For low carbon green growth to succeed it should be inclusive. It requires broad collaboration and cooperation between different stakeholders groups, including governments, civil society and the private sector.
Hawai‘i Green Growth (HGG) is a public-private partnership established in the archipelago of Hawai’i, United States. The partnership creates a common vision among a broad alliance of island stakeholders, and coordinates green growth actions and strategy development.
The partnership is a network of diverse organisations including government (national government and ministries, local and regional authorities), private sector (including national utility and travel companies), civil society (local and international NGOs) and academia (local universities).
The activities of HGG are structured around a number of major initiatives.
- Aloha+ Challenge aims to implement the six Hawai‘i Sustainability Goals – a locally driven framework based on the UN Sustainable Development Goals. HGG works with public and private partners on joint policies, initiatives, and communications.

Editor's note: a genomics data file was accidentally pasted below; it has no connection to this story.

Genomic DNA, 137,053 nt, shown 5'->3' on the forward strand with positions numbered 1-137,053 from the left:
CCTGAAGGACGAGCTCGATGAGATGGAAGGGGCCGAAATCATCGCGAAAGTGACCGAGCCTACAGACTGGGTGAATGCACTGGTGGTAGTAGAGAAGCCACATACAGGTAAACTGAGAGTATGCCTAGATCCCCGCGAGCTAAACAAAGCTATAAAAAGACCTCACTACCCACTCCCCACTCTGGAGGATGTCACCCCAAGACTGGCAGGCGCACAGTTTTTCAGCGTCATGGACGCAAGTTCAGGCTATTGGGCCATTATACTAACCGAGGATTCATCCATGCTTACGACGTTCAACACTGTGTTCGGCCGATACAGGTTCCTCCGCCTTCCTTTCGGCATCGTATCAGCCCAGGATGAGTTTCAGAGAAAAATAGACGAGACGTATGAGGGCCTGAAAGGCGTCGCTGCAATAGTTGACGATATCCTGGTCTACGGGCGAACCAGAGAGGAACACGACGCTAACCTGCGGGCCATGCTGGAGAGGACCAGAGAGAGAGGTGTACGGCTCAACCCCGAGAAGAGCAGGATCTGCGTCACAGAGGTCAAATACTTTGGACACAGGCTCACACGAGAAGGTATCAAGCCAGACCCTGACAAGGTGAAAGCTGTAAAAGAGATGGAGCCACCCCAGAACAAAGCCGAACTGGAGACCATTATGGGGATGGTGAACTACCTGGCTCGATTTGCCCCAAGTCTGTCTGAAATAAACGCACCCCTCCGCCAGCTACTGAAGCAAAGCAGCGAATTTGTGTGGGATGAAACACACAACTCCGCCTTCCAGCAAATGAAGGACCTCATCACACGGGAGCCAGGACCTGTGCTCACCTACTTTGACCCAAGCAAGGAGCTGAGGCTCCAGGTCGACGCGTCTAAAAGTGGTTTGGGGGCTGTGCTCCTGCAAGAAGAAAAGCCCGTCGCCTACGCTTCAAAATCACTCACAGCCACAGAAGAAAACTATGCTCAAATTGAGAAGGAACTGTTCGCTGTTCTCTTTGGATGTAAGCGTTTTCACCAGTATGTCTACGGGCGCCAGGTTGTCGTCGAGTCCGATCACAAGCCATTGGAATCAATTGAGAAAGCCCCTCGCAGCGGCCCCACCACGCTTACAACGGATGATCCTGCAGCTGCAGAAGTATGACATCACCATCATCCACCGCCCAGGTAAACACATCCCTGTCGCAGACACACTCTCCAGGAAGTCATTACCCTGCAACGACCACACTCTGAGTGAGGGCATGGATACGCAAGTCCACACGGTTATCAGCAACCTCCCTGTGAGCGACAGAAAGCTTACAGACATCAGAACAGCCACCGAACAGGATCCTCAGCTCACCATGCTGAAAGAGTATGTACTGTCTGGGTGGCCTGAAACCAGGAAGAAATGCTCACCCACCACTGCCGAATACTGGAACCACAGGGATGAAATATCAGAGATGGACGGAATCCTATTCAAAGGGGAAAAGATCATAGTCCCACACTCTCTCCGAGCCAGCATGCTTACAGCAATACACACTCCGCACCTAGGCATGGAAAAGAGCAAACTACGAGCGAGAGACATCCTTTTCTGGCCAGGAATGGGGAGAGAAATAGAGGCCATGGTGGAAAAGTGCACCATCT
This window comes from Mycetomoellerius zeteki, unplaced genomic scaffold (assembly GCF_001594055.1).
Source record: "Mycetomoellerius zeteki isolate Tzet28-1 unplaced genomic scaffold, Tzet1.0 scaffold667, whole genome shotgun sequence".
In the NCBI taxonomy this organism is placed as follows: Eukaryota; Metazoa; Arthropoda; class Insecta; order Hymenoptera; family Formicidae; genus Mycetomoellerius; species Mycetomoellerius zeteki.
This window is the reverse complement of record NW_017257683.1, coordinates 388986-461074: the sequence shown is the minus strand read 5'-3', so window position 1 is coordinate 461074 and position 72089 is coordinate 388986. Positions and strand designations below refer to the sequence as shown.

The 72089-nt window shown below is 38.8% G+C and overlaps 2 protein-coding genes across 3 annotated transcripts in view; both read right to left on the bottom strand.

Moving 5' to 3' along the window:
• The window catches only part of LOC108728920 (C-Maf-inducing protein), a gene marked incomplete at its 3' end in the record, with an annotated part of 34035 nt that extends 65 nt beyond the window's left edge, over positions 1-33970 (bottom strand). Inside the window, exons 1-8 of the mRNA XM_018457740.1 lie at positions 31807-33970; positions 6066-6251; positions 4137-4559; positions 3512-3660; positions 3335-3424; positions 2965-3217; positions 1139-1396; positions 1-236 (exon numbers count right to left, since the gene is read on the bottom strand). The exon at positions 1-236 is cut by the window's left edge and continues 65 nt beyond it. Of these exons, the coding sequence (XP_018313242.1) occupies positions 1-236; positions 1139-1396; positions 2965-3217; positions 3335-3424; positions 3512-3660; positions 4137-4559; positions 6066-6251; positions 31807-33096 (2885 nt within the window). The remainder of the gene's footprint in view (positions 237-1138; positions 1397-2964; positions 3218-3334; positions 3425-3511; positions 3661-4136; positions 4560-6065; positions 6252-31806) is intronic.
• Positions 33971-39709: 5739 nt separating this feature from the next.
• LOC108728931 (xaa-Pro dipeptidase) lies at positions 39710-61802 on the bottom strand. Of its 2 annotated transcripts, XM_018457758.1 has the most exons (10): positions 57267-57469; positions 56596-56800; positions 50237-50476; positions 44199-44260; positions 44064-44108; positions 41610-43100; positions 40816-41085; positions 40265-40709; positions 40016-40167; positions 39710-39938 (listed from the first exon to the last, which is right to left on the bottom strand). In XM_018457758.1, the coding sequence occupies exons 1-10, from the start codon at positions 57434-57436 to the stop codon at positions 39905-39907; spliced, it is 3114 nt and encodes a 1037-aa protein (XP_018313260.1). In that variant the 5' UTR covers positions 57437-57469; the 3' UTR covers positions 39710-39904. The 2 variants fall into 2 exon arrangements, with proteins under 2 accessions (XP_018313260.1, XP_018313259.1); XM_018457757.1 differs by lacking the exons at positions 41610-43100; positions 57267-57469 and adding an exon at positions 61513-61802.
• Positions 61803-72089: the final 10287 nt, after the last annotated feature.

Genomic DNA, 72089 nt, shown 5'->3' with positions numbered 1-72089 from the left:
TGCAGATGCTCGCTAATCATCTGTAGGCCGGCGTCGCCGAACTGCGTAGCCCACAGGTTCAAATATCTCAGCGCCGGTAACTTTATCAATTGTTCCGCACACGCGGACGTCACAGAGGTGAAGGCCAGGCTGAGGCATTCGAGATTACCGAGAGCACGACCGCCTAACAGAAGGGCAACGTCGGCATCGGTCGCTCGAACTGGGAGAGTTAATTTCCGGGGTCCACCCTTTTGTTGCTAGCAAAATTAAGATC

- Aloha+ Challenge Dashboard is an online open-data platform to measure and assess progress towards the Hawai‘i Sustainability Goals.
- Ala Wai Watershed Collaboration is a triple helix network dedicated to the conservation and prosperity of the Ala Wai watershed area.
- Sustainability Business Forum brings together local business leaders to discuss joint actions and strategies.
- Knowledge sharing: HGG aims to set an example for island states and is promoting sustainable practices through the Island Resilience Initiative and Global Island Partnership. It also partners with the University of Hawai‘i to educate the next generation of leaders.
The HGG partnership supported the government of Hawai’i to develop an ambitious set of Sustainability Goals. These include targets such as 100% renewable energy by 2045. The Dashboard considers the state to be on track for this target, having hit 28% already in 2017. Hawai’i has the fastest rate of solar panel installation of all US states.
Due in part to the collaboration engendered within the HGG, Hawai’i has become a sustainability leader amongst US states and small islands globally.
The GGH shows the benefit gained from governments giving support to networks and partnerships that have a clear focus. Hawai’i’s modest size contributed to the success of this case study, as the total number of stakeholders is fewer than in larger territories.
The creation of measurable sustainability goals, which are being tracked via a public online database helps to keep the government accountable for achieving the goals.
Other states are already looking to replicate some aspects of the Hawai’i strategy, such as the Dashboard. GML 8.